New York City is soon to play host to one of the most puzzling CS:GO tournaments in recent memory. With a slew of ‘post-holiday break’ tournaments taking place across the globe every week, ESL One: New York will bring together some of the most untested and volatile teams in the scene.
Making predictions and testing team expectations would be considered foolhardy when taking into account both the teams attending and absent from ESL One: New York. Even the most seasoned of analysts turn into nothing more than glorified oracles and mystics when trying to predict a bracket so deeply founded in speculation.
To a casual fan, the wild guessing involved in these predictions make little sense considering the class of the team names present, especially when considering the ‘upgrades’ all of these teams have made in the last months. On the contrary, the journey for fans expectations into New York should be tempered to say the least, as the quality and style of games played will be venturing into uncharted waters.
The Swiss Group Tournament Format adopted by ESL tournaments initially throws fans off balance with its complicated surface appearance, though ESL have made certain steps to alleviates some of the confusion; the simple understanding of ‘3 wins you’re into the playoffs, or 3 Losses and you’re out’ is simple enough for most fans to come to grips with the basic premise.
This system, although not commonly used, is one of the best possible formats for group stage games in CS:GO. Firstly, there are three ‘lives’ for a team to get out of groups, and the teams they are matched up against after the initial rounds of matches will be on the same win/loss record as them.
Secondly, these large number of games are quickly burnt through over two days due to their Bo1 nature. Furthermore, this system can lend itself to teams with strong single map upset potential to snake their way into knocking down some favourites, and considering how close the general field is expected to be, some behemoth names might not even get out of groups… who doesn’t love a giant killing!?
Of all the teams present in New York, the only real LAN activity that any teams have had was the StarLadder StarSeries Season 2 Finals, with 4/8 attending teams present. Even more notable is the complete lack of LAN appearances from Fnatic, SK, and Team Liquid since July or with their new rosters.
The only activity of any merit has been from Virtus.pro, who seem to be cementing themselves as a real threat to the top spot with their win at both ELEAGUE and Dreamhack Bucharest. Aside from knowing that the NA representation of Optic and Liquid will probably not see the light of the playoffs and that Virtus.pro might be in contention for the role of favourite – the lack of data on everyone else makes it impossible to predict what’s going to happen.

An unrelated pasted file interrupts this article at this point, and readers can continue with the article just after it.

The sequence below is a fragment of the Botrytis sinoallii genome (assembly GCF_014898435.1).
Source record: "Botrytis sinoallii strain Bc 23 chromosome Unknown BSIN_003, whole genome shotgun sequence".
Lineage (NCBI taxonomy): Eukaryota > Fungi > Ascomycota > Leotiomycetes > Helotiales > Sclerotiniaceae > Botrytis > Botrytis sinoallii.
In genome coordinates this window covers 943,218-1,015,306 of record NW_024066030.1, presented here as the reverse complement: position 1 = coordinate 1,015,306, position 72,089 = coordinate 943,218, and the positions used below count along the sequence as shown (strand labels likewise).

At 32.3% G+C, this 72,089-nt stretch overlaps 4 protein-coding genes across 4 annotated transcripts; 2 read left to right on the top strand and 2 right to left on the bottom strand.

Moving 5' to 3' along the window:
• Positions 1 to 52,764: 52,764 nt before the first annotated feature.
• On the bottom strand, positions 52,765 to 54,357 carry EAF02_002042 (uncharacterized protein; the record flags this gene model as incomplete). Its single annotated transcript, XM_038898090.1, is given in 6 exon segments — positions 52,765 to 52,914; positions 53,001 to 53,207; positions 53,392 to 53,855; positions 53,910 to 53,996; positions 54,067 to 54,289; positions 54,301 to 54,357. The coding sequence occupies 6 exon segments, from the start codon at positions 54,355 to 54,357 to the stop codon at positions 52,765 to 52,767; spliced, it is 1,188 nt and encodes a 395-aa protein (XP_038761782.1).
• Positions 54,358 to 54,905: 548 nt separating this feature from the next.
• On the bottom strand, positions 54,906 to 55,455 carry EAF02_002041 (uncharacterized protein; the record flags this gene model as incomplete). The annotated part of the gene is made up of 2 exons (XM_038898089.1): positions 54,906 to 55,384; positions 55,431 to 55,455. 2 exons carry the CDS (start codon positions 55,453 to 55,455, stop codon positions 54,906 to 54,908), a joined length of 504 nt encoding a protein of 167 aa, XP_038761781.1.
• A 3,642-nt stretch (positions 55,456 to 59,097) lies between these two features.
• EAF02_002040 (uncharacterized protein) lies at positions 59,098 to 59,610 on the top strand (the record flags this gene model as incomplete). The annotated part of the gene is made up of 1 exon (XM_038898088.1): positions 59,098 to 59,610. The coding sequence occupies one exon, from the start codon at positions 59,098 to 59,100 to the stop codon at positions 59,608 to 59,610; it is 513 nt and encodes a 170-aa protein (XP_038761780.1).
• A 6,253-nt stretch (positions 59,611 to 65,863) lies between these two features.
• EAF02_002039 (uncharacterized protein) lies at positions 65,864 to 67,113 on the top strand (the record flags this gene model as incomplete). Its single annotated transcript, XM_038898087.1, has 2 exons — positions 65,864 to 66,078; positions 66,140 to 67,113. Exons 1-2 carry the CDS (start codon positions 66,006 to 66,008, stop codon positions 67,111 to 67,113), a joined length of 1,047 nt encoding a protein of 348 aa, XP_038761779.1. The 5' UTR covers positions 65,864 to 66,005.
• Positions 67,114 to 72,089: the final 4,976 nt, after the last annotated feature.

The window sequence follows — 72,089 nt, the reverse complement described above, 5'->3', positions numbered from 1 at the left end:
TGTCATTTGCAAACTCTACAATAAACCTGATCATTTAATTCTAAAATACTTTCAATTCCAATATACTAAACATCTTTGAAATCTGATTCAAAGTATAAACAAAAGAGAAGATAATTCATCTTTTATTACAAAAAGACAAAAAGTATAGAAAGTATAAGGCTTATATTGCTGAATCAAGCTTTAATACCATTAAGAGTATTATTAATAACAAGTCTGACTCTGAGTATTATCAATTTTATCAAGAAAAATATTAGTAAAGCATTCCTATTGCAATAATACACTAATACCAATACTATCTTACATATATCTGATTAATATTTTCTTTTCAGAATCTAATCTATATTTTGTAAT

The teams that should be feeling the most pressure are Natus`Vincere, SK Gaming, and Astralis. Since the addition of S1mple, Na`Vi have failed to make the expected waves online, disappointingly finishing in last place at StarSeries. Astralis have been slowly sliding down the hierarchy of Danish talent, with both Heroic and Dignitas posting more positive results and flaunting better form tournament to tournament. Both of these sides will have to prove their worth in New York to justify their place in the top ten and the addition of new talent.
SK Gaming are a unique case as they haven’t played in an actual LAN since winning ESL One: Cologne 2016, this is due to Fernando ‘fer’ Alvarenga being unable to play due to a major surgery and the team refusing to attend LANs with a stand-in. With coach Wilton ‘zews’ Prado have since left the side to join Immortals, whether or not this will have a major impact on the side remains to be seen. Despite their current placing as the number one team in the world based off results alone, they need to resurrect some of that insane Brazilian form to remain atop the CS:GO kingdom.
The qualifiers for EU and NA threw up some intriguing results. In Europe, Astralis managed to comfortably beat the three hardest teams in the online bracket – Dignitas, EnVyUs, and Faze – in consecutive fashion to earn themselves a spot in New York. This is surprising considering their traditionally ‘rocky at best’ performances in an online environment, hinting at a newly found confidence in the integrate of young aim talent Markus ‘Kjaerbye’ Kjærbye.
Even with the sudden roster change of removing Damian “daps” Steele for Peter “stanislaw” Jarguz, the games were still nail-bitingly close in typical North American fashion. With Optic winning the series they not only proved how unreliable online form is to be used as a metric, but also upset one of the most consistent and well-regarded teams in their region.
With all the unknowns heading into ESL One: New York, should make for a gripping tournament as fans and analysts alike potential watch dynasties crumble and challengers rise.